On July 25, 1554, Mary of England and Philip of Spain were married in Winchester Cathedral; their nuptials were witnessed by Stephen Gardiner, the Archbishop of Winchester and Mary's Chancellor. Author Conor Byrne offers some details about the celebration of "A Marriage of England & Spain":
. . .the queen was attired magnificently in 'rich apparel', including a golden robe and a gown of rich tissue embroidered upon purple satin (purple being the colour of royalty) set with pearls and lined with purple taffeta, and a kirtle of white satin embroidered with silver. Mary was accompanied by loyal members of the nobility. Her soon-to-be husband was also splendidly attired in gold. The earl of Derby carried the sword of state before her, while her train was borne by the marquess of Winchester. Notable attendees included the bishops of Winchester, London, Ely, Durham, Chichester and Lincoln.
The wedding was attended by vast numbers of observers, who 'gave a great shout' of joy upon witnessing their sovereign's marriage. The queen's absence of close male relatives meant that she was given away by the marquess of Winchester and the earls of Derby, Bedford and Pembroke. Following a nuptial mass, Philip and Mary proceeded to the bishop's palace under the canopy of state. The couple spent several joyous days in Winchester following their summer wedding. They then departed for Windsor and then to London, in order for the capital's inhabitants to welcome their queen and new king.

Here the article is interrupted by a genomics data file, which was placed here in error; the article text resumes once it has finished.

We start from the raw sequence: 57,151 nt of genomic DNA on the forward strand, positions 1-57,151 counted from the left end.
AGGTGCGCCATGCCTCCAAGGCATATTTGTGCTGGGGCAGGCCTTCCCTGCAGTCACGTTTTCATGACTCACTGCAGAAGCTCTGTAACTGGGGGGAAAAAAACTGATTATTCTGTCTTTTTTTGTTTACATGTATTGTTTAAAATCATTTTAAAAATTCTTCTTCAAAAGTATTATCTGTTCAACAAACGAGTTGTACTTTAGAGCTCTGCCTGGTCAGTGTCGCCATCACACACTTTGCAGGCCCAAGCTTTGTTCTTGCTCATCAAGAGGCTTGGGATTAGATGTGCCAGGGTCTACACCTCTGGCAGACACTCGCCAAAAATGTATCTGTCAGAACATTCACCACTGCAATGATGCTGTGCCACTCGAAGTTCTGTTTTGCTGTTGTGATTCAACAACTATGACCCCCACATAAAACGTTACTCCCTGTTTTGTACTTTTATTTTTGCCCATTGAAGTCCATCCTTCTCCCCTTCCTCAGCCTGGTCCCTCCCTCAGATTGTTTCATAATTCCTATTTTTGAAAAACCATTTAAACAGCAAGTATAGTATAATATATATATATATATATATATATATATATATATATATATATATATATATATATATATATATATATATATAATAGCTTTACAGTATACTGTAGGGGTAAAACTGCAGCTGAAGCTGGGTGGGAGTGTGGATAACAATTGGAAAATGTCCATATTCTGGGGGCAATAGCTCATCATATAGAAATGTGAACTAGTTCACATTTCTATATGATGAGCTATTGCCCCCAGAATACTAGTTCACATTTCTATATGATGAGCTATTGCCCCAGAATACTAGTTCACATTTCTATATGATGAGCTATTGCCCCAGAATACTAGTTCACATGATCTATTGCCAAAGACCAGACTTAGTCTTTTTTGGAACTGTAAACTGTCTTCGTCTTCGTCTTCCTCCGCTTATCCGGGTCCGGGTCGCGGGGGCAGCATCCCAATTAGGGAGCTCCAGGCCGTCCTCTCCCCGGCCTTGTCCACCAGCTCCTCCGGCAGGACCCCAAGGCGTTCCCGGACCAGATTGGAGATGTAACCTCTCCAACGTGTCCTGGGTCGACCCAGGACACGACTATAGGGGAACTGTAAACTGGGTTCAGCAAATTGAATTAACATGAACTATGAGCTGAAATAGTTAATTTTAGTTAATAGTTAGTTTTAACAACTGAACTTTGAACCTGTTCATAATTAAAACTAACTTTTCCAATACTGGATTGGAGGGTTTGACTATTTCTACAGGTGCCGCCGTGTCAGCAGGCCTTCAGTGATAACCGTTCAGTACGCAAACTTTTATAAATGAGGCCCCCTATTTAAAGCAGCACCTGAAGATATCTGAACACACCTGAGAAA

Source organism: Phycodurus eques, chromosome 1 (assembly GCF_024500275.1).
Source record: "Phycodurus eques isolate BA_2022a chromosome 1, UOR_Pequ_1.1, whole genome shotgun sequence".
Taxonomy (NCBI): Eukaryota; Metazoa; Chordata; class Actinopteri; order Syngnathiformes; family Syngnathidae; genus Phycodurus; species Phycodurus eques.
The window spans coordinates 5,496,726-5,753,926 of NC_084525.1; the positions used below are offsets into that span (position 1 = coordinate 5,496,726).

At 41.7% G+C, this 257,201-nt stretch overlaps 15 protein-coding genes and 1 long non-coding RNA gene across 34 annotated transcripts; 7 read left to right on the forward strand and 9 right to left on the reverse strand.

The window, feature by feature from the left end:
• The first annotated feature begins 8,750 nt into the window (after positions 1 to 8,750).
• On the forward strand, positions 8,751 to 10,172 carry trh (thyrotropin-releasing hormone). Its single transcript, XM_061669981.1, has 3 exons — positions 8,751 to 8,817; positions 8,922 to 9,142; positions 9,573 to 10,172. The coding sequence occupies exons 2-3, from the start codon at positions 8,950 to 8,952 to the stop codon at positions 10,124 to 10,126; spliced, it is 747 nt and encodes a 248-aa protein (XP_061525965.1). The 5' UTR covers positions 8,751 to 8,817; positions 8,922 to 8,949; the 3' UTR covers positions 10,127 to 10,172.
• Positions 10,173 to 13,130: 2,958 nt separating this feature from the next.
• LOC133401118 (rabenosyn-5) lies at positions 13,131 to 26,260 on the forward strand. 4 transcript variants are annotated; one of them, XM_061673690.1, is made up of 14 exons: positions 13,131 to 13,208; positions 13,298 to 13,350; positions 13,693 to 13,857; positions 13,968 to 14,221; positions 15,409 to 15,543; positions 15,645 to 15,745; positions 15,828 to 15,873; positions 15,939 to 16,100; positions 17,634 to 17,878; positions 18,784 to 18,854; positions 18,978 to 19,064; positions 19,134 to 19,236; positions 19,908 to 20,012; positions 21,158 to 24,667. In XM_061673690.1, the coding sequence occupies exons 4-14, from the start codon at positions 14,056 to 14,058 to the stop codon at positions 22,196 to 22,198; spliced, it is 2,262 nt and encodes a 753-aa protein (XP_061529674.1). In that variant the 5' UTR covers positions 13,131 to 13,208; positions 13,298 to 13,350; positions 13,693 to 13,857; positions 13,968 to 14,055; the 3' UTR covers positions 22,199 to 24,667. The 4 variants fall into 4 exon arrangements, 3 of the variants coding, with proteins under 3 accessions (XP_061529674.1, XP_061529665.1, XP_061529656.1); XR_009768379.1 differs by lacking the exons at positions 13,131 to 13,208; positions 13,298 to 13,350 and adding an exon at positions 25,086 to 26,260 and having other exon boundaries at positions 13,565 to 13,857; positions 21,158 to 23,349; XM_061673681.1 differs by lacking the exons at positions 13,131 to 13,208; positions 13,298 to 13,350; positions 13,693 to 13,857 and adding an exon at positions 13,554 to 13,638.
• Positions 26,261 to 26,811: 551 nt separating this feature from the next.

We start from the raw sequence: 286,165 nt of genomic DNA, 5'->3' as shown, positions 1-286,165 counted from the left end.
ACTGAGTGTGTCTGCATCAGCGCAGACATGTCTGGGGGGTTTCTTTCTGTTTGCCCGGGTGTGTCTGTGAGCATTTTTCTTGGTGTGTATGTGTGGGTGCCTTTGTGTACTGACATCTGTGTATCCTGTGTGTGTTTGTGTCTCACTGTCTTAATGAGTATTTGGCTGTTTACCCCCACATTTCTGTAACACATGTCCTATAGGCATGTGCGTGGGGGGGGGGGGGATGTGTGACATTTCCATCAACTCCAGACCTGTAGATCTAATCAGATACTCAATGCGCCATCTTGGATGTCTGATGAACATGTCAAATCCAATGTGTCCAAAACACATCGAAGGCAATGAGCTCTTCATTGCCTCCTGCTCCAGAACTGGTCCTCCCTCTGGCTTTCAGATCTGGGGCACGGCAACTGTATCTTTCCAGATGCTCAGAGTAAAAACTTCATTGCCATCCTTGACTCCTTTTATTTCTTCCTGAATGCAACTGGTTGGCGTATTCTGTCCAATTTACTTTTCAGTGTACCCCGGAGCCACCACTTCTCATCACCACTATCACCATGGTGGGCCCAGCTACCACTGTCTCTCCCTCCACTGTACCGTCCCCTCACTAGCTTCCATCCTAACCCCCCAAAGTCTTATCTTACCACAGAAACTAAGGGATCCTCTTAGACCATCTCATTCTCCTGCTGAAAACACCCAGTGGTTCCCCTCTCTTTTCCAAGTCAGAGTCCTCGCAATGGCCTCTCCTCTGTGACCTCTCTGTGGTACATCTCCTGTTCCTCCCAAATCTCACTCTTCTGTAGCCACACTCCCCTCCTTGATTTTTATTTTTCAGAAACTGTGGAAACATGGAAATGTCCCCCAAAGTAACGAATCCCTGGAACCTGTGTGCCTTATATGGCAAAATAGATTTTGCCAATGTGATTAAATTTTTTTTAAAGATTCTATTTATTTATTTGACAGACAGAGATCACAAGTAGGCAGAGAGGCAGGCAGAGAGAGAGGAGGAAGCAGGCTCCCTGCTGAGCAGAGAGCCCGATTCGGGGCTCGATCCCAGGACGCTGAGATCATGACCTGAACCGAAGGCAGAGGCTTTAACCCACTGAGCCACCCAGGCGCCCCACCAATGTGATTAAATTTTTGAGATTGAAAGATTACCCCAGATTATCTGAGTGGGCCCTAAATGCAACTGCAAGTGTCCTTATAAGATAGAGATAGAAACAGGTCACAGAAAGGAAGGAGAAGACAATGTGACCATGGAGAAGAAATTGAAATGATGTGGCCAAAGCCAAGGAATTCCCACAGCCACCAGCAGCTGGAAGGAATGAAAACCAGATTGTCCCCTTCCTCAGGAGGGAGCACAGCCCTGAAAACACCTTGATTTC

Harry Christophers and The Sixteen made a recording of music that might have been performed at the first Christmas Mary and Philip celebrated together, when Mary and her physicians thought she might be pregnant. It includes music by both Spanish and English composers--most especially, Thomas Tallis Puer natus est Mass. The cover image is from the National Archives, Kew.